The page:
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Christian Heide wrote a review Aug. 2020
Amsterdam, The Netherlands12 contributions
What a stunning building you can find only 10 minutes away from Sagrada Familia. It seems it is not yet discovered so much by mass tourism. I loved the museum and the premises.
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Date of experience: January 2020
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jonahNJ wrote a review Apr. 2020
Pennington, New Jersey10,773 contributions484 helpful votes
+1
During our time in Barcelona, my wife and I enjoyed visiting the various historical sites located throughout this iconic European city. We particularly enjoyed our guided tour of Hospital Sant Pau. This complex, which was built between 1901 and 1930, appeared to be more of a charming, welcoming village than a hospital complex. I learned that this hospital, which was still in operation up until 2009, was purposely constructed to be a welcoming and warm place for patients. The buildings have lots of glass which bring in light from sunshine and the interiors appear to be built for comfort as well as maximizing excellent patient care. From the Administration Building to the Operating Building as well as the other buildings are still well maintained and are now a museum. In addition, one of the large rooms within the complex is now utilized for musical performances. I can only imagine how special those performances must be. If only more hospitals around the world would be able to provide the high level of care provided by this hospital including a location on such a magnificent campus.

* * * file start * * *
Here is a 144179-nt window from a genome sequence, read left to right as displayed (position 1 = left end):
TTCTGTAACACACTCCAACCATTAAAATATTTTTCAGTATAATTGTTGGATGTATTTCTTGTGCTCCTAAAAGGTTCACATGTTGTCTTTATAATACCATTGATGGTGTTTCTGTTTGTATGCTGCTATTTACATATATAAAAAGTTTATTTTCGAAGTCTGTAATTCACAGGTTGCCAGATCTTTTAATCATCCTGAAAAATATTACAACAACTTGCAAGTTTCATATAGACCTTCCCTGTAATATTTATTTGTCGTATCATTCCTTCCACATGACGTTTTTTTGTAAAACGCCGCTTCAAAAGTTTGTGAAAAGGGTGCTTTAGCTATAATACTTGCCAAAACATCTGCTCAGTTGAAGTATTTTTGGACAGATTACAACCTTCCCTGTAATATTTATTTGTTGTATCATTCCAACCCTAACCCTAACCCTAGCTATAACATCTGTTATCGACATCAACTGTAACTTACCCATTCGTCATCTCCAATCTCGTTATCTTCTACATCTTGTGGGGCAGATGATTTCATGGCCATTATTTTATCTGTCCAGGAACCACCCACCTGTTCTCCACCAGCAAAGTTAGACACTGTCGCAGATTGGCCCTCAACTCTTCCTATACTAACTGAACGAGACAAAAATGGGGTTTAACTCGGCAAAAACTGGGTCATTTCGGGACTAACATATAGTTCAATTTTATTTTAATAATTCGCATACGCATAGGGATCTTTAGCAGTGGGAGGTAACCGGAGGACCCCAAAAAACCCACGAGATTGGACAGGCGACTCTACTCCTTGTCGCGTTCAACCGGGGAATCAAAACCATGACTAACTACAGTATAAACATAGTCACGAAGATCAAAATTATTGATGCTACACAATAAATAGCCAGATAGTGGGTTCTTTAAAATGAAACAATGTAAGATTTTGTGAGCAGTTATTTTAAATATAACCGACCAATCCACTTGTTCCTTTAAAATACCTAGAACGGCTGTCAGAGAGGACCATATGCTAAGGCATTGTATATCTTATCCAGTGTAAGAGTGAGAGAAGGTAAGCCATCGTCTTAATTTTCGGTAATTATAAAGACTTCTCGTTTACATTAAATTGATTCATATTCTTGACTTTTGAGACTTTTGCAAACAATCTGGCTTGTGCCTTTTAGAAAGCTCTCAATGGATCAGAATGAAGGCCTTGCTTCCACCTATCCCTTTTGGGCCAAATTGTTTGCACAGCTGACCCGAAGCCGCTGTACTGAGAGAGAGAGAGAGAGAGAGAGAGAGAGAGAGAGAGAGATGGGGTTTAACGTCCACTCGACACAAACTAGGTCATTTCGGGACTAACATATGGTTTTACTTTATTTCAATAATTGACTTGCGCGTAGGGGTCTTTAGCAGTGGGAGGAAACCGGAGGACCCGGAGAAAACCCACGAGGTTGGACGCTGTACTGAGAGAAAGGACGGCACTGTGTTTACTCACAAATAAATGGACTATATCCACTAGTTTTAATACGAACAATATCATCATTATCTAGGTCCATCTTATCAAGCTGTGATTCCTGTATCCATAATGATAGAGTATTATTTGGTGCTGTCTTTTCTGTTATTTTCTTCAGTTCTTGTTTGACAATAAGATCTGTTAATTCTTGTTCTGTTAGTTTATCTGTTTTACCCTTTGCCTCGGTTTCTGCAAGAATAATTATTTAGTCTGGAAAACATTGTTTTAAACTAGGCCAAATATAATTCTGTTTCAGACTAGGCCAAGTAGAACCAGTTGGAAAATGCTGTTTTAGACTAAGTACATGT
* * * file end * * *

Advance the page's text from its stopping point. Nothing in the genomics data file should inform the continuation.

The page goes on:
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Date of experience: September 2019
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KiwiKerry53 wrote a review Mar. 2020
Wellington, New Zealand4,153 contributions494 helpful votes
+1
I read that this is a more recent attraction that sits high on the list of MUST DOs when visiting Barcelona. It was our early afternoon attraction sandwiched between some Gaudi visits. A tough act to follow, I I was totally blown away! The photos are amazing, but do not to it justice. It was only a short walk from our apartment, so we were lucky enough to see it lit up at night as well. Sant Pau continues as a work in progress and is in the grounds of a fully functioning hospital, some areas of which are still in these amazing old buildings. Given what I'd read about it, we decided not to buy tickets in advance and that proved to be a good decision. The tourist traffic was quite low, but I'm sure this will change as more people become aware of it.
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Date of experience: October 2019